The project aims to achieve the following results:

  • Improved accuracy and timeliness of basic weather forecasts. At the end of the project, the forecasts with 168 hours lead time will exceed 70 percent accuracy for the main administrative centers of Russia against a baseline of less than120 hours lead time in 2011;
  • Improved accuracy of seasonal river flow forecasts in the reservoirs in the Volga river basin whereby at the end of the project the accuracy of seasonal water inflow forecasts to reservoirs will exceed 85-90 percent against a baseline of  75-80 percent in 2011;
  • Increased number of sectoral users of Roshydromet’s data withy anticipated annual growth of 5 percent; and
  • Improved client satisfaction, which is expected to reach 65 percent in 2015 and 75 percent at the end of the project.

The project complements the results of the first National Roshydromet Modernization Project and will further support climate change monitoring as an emerging national priority. The new project will assist Roshydromet in achieving its mid-term modernization goals set up by the Russian Government in The Strategy for Activities in Hydrometeorology and Related Areas until 2030 (with consideration of climate change). The project will help to further strengthen the hydrological networks and services, as less than 7 percent of network has been modernized in the course of the first project, and enhance information systems for weather, climate and hydrological forecasting.

“Despite considerable accomplishments under the first Hydromet project, the Russian Government recognized that one, relatively modest project could not possibly address the entire gamut of shortcomings resulting of two decades of disinvestments,” said Adriana J. Damianova, World Bank Lead Environmental Specialist and Team Leader for the Project. “In Russia, according to the most conservative estimates priority investment needs in the meteorological and hydrological observations infrastructure amount to more than US$0.5 billion.”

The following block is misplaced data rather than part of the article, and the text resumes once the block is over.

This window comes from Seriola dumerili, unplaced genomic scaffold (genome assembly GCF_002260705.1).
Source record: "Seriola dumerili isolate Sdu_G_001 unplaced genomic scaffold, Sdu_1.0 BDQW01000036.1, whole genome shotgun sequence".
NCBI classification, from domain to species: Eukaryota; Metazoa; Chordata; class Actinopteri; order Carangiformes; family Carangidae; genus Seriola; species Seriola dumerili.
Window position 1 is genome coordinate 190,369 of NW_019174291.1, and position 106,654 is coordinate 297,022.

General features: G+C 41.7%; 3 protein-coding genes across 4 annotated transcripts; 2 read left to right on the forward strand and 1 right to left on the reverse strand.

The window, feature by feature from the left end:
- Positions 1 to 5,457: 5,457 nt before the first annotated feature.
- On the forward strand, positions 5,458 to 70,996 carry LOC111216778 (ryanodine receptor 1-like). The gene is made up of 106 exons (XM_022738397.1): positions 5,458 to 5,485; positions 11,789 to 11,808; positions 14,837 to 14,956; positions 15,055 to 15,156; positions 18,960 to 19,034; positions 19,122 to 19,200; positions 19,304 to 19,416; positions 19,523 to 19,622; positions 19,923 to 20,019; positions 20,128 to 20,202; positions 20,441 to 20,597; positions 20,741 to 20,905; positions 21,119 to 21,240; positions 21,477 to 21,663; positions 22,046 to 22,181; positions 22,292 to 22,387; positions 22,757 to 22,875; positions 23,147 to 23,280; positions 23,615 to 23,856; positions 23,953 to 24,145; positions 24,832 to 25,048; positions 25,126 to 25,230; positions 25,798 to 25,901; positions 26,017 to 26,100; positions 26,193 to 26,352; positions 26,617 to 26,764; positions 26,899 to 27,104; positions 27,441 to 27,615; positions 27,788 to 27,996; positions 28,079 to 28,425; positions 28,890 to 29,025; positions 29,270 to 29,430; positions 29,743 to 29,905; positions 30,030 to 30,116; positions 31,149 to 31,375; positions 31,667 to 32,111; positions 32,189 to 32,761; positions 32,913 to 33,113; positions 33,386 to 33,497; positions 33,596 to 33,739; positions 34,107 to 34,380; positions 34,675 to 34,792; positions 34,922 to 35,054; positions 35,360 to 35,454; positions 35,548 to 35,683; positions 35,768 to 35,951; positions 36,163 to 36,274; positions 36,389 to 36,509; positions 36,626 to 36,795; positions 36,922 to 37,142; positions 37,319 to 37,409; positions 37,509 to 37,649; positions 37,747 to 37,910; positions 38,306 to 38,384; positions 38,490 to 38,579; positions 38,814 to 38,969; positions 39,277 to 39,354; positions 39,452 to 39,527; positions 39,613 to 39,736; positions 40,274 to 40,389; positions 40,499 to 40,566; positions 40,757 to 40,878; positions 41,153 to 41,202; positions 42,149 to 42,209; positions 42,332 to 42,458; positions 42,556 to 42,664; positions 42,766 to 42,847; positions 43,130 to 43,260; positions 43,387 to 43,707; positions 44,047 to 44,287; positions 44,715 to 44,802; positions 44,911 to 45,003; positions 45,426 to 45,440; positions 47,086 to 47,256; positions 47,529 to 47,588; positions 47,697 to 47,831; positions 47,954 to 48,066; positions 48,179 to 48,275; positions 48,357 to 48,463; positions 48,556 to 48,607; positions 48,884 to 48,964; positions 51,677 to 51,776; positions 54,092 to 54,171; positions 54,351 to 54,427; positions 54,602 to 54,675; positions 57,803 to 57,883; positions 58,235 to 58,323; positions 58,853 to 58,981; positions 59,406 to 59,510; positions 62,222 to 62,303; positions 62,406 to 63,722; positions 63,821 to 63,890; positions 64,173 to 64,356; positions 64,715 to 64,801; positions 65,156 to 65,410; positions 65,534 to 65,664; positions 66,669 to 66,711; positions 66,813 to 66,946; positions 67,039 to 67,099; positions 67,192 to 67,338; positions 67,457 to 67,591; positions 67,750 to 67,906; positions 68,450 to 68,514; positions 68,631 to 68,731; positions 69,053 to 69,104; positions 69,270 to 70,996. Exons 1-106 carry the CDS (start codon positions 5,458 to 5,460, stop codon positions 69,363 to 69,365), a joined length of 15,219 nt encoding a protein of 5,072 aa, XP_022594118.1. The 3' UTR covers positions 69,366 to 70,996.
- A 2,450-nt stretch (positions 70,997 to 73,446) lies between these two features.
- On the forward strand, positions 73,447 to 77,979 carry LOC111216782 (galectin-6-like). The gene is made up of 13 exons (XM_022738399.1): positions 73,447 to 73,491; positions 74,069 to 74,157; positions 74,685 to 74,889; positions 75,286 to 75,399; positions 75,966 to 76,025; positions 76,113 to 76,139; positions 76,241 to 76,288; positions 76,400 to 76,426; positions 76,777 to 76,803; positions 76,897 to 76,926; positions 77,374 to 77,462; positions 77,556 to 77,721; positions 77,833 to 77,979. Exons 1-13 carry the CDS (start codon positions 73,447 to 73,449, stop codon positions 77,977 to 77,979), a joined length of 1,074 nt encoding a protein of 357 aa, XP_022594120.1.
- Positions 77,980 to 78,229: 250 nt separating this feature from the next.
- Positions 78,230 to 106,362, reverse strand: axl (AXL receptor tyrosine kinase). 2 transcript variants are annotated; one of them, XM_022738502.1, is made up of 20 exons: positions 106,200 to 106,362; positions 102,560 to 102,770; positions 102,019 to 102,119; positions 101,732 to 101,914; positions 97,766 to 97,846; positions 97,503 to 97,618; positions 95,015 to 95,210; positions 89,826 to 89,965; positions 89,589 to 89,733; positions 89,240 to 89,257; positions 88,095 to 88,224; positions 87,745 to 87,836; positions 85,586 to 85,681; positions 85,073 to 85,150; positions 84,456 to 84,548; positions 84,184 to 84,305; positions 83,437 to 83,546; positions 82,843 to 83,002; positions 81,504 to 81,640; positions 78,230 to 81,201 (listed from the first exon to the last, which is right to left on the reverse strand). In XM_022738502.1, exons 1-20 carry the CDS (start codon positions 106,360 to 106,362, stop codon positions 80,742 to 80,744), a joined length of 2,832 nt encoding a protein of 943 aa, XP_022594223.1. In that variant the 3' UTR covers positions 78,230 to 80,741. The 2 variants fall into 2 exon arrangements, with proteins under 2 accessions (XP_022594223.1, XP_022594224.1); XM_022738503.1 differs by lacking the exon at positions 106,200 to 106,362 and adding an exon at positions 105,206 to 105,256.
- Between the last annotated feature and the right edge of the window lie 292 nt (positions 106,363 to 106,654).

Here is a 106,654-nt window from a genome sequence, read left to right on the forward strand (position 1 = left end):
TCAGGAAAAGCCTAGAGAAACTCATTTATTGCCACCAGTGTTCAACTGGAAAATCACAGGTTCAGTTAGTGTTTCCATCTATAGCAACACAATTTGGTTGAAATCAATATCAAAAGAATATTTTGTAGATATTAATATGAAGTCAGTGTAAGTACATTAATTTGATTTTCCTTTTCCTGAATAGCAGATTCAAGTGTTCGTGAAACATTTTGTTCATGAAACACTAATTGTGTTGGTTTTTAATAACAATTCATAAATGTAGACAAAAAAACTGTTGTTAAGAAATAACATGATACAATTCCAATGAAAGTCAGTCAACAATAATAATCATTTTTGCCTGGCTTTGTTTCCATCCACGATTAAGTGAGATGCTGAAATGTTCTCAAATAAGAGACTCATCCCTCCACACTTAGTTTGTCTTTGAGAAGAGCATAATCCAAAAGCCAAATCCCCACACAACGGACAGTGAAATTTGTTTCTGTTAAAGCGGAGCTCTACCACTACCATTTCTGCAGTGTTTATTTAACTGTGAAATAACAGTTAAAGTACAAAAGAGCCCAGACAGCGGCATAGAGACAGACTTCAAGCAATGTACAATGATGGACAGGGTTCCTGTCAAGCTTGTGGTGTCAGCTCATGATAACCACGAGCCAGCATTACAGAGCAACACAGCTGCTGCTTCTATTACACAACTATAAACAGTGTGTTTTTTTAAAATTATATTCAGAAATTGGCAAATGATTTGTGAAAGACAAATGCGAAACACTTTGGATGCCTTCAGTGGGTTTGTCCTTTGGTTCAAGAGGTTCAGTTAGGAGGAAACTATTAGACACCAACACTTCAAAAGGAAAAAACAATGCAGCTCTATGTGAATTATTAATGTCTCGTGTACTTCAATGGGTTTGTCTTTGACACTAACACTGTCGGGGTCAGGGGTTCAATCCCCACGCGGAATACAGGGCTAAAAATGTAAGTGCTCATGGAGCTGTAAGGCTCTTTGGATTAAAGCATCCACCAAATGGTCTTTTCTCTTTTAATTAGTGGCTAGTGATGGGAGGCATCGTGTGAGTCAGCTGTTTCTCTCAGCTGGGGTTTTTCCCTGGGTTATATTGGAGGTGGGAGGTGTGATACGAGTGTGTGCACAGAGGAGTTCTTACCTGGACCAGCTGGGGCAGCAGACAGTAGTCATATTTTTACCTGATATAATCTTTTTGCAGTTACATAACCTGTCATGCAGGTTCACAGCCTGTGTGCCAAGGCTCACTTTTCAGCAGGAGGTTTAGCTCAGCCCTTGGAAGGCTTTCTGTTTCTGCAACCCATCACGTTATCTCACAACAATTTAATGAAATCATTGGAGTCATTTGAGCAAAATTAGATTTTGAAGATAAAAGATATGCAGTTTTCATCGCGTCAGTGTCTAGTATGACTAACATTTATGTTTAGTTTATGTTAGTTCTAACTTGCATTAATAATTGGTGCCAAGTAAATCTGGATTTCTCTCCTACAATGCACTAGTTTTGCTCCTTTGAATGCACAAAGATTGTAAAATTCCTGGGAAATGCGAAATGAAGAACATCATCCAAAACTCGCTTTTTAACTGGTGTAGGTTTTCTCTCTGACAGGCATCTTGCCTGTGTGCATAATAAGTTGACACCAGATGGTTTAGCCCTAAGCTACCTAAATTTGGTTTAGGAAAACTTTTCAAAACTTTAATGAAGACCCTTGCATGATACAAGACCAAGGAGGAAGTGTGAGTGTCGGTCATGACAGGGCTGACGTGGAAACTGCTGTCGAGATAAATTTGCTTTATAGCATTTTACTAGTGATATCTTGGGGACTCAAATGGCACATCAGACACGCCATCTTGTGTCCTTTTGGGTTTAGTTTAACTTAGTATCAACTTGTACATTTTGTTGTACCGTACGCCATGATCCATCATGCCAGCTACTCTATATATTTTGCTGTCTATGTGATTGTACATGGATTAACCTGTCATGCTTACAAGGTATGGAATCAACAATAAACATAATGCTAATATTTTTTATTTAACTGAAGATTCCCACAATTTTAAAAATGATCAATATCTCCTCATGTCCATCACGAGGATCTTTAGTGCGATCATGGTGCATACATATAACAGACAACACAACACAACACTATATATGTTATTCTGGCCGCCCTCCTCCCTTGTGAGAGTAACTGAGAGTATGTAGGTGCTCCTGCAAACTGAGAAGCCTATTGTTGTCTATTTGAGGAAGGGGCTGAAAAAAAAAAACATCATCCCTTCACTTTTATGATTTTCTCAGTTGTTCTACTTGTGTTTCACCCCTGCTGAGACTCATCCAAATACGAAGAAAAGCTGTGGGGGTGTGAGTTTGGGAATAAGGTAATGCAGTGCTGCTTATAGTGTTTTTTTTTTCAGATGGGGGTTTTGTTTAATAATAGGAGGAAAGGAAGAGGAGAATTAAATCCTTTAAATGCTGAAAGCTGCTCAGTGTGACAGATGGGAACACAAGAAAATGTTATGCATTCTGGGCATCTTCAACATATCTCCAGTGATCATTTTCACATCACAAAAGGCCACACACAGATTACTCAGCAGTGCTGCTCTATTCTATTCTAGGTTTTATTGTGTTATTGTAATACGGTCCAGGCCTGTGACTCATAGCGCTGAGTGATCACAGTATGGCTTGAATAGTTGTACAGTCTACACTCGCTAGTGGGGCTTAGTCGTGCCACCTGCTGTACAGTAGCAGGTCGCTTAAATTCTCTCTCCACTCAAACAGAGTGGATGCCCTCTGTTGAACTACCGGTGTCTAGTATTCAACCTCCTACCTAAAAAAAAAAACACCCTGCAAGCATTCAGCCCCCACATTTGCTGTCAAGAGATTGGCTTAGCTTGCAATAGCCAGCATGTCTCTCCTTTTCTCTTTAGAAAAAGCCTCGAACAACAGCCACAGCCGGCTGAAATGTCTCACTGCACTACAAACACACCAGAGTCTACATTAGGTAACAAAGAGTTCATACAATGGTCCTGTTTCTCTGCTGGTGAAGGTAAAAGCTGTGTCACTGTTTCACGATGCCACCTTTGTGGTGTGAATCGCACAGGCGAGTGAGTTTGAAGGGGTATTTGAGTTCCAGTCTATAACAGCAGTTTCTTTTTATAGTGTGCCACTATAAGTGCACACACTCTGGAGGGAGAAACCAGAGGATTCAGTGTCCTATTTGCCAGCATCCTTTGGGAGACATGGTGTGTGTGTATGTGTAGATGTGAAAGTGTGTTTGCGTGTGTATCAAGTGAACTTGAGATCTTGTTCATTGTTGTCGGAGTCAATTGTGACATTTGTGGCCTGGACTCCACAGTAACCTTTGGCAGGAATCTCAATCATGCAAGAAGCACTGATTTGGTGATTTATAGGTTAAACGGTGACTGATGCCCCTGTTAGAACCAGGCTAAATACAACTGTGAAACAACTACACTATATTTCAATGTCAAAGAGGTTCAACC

The project will be financed by a Specific Investment Loan implemented on IBRD terms of a final maturity of 18 years including a grace period of 5 years, with project implementation over a five-year period.  Russia joined the World Bank (IBRD-member and IDA-donor country) in 1992. Today, IBRD is committed to finance 10 investment projects in Russia for the total amount of US$646 million.

Given Russia’s size and strong financial position, engagement with the World Bank Group has been selective and strategic. Over the last 20 years, the Bank has worked with Russia on maintaining prudent macroeconomic policies, making public administration more efficient, restructuring the health sector and educating children starting from kindergarten age.  IFC’s strategy in Russia is to support private sector development and encourage economic growth.

For more about World Bank projects in Russia, visit http://www.worldbank.org/en/country/russia

The World Bank Group is one of the world’s largest sources of funding and knowledge for developing countries. Since 1947, the World Bank has provided financing for more than 11,000 projects in over 100 countries.  For more information, please visit www.worldbank.org. To learn more about World Bank projects, visit http://web.worldbank.org/WBSITE/EXTERNAL/PROJECTS/0,,contentMDK:21790401~menuPK:5119395~pagePK:41367~piPK:51533~theSitePK:40941,00.html

Source: The World Bank